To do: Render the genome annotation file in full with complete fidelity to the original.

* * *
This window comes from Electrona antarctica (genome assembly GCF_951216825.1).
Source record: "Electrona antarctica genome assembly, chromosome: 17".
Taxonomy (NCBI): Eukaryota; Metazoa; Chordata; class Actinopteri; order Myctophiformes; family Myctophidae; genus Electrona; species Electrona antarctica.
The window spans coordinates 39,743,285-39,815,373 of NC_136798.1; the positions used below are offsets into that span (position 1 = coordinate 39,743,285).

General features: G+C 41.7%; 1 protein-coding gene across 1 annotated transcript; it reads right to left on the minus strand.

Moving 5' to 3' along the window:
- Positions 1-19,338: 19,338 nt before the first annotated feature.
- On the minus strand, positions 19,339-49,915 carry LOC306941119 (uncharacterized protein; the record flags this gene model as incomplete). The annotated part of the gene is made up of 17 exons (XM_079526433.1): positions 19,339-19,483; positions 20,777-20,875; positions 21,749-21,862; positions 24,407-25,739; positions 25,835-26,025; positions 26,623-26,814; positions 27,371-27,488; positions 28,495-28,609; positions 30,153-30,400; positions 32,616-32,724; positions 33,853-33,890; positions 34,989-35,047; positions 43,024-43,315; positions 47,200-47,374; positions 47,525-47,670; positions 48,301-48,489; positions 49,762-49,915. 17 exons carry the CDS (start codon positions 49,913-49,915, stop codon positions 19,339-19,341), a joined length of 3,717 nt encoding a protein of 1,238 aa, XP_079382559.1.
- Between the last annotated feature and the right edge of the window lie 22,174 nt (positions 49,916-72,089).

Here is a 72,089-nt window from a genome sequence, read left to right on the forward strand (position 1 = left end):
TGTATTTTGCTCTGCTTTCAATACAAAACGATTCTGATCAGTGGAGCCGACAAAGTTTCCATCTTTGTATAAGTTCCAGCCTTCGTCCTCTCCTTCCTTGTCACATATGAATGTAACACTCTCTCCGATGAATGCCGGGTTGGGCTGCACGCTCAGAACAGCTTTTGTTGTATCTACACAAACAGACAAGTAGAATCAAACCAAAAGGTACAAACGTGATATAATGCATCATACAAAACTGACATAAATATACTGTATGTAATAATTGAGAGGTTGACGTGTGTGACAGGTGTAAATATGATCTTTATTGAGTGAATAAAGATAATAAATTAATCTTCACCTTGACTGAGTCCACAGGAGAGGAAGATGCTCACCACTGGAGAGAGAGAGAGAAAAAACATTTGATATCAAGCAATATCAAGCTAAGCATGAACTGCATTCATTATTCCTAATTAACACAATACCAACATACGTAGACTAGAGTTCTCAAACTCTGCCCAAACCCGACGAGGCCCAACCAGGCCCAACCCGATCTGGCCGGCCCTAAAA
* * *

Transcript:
This window comes from Electrona antarctica (genome assembly GCF_951216825.1).
Source record: "Electrona antarctica genome assembly, chromosome: 17".
Taxonomy (NCBI): Eukaryota; Metazoa; Chordata; class Actinopteri; order Myctophiformes; family Myctophidae; genus Electrona; species Electrona antarctica.
The window spans coordinates 39,743,285-39,815,373 of NC_136798.1; the positions used below are offsets into that span (position 1 = coordinate 39,743,285).

General features: G+C 41.7%; 1 protein-coding gene across 1 annotated transcript; it reads right to left on the minus strand.

Moving 5' to 3' along the window:
- Positions 1-19,338: 19,338 nt before the first annotated feature.
- On the minus strand, positions 19,339-49,915 carry LOC306941119 (uncharacterized protein; the record flags this gene model as incomplete). The annotated part of the gene is made up of 17 exons (XM_079526433.1): positions 19,339-19,483; positions 20,777-20,875; positions 21,749-21,862; positions 24,407-25,739; positions 25,835-26,025; positions 26,623-26,814; positions 27,371-27,488; positions 28,495-28,609; positions 30,153-30,400; positions 32,616-32,724; positions 33,853-33,890; positions 34,989-35,047; positions 43,024-43,315; positions 47,200-47,374; positions 47,525-47,670; positions 48,301-48,489; positions 49,762-49,915. 17 exons carry the CDS (start codon positions 49,913-49,915, stop codon positions 19,339-19,341), a joined length of 3,717 nt encoding a protein of 1,238 aa, XP_079382559.1.
- Between the last annotated feature and the right edge of the window lie 22,174 nt (positions 49,916-72,089).

Here is a 72,089-nt window from a genome sequence, read left to right on the forward strand (position 1 = left end):
TGTATTTTGCTCTGCTTTCAATACAAAACGATTCTGATCAGTGGAGCCGACAAAGTTTCCATCTTTGTATAAGTTCCAGCCTTCGTCCTCTCCTTCCTTGTCACATATGAATGTAACACTCTCTCCGATGAATGCCGGGTTGGGCTGCACGCTCAGAACAGCTTTTGTTGTATCTACACAAACAGACAAGTAGAATCAAACCAAAAGGTACAAACGTGATATAATGCATCATACAAAACTGACATAAATATACTGTATGTAATAATTGAGAGGTTGACGTGTGTGACAGGTGTAAATATGATCTTTATTGAGTGAATAAAGATAATAAATTAATCTTCACCTTGACTGAGTCCACAGGAGAGGAAGATGCTCACCACTGGAGAGAGAGAGAGAAAAAACATTTGATATCAAGCAATATCAAGCTAAGCATGAACTGCATTCATTATTCCTAATTAACACAATACCAACATACGTAGACTAGAGTTCTCAAACTCTGCCCAAACCCGACGAGGCCCAACCAGGCCCAACCCGATCTGGCCGGCCCTAAAA